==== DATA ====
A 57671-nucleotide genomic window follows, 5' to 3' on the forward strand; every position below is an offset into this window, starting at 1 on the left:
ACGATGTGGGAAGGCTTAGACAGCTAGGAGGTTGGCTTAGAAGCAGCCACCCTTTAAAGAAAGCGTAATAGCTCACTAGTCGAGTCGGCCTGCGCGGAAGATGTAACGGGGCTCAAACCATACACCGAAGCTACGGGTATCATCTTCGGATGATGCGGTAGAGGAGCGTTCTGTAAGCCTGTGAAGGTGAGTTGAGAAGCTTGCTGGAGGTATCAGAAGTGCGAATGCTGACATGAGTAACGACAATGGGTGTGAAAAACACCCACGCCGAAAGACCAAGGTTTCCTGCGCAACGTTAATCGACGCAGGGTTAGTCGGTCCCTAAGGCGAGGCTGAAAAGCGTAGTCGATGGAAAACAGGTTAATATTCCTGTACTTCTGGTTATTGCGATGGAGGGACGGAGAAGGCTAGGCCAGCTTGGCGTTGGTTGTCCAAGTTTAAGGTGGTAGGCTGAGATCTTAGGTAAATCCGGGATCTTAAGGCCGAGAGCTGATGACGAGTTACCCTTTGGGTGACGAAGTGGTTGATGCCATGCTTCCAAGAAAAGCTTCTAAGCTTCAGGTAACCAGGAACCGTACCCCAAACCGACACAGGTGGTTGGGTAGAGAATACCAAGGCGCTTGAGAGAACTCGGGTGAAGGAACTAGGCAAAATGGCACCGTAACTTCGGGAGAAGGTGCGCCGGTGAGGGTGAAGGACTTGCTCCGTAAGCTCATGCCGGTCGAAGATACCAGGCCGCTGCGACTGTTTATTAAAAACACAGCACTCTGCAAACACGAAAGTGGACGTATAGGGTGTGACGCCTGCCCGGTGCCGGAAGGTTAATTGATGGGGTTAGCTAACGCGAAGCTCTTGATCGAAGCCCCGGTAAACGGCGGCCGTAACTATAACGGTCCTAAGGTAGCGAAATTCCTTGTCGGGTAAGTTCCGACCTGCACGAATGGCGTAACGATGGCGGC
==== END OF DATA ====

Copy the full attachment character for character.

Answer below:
A 57671-nucleotide genomic window follows, 5' to 3' on the forward strand; every position below is an offset into this window, starting at 1 on the left:
ACGATGTGGGAAGGCTTAGACAGCTAGGAGGTTGGCTTAGAAGCAGCCACCCTTTAAAGAAAGCGTAATAGCTCACTAGTCGAGTCGGCCTGCGCGGAAGATGTAACGGGGCTCAAACCATACACCGAAGCTACGGGTATCATCTTCGGATGATGCGGTAGAGGAGCGTTCTGTAAGCCTGTGAAGGTGAGTTGAGAAGCTTGCTGGAGGTATCAGAAGTGCGAATGCTGACATGAGTAACGACAATGGGTGTGAAAAACACCCACGCCGAAAGACCAAGGTTTCCTGCGCAACGTTAATCGACGCAGGGTTAGTCGGTCCCTAAGGCGAGGCTGAAAAGCGTAGTCGATGGAAAACAGGTTAATATTCCTGTACTTCTGGTTATTGCGATGGAGGGACGGAGAAGGCTAGGCCAGCTTGGCGTTGGTTGTCCAAGTTTAAGGTGGTAGGCTGAGATCTTAGGTAAATCCGGGATCTTAAGGCCGAGAGCTGATGACGAGTTACCCTTTGGGTGACGAAGTGGTTGATGCCATGCTTCCAAGAAAAGCTTCTAAGCTTCAGGTAACCAGGAACCGTACCCCAAACCGACACAGGTGGTTGGGTAGAGAATACCAAGGCGCTTGAGAGAACTCGGGTGAAGGAACTAGGCAAAATGGCACCGTAACTTCGGGAGAAGGTGCGCCGGTGAGGGTGAAGGACTTGCTCCGTAAGCTCATGCCGGTCGAAGATACCAGGCCGCTGCGACTGTTTATTAAAAACACAGCACTCTGCAAACACGAAAGTGGACGTATAGGGTGTGACGCCTGCCCGGTGCCGGAAGGTTAATTGATGGGGTTAGCTAACGCGAAGCTCTTGATCGAAGCCCCGGTAAACGGCGGCCGTAACTATAACGGTCCTAAGGTAGCGAAATTCCTTGTCGGGTAAGTTCCGACCTGCACGAATGGCGTAACGATGGCGGC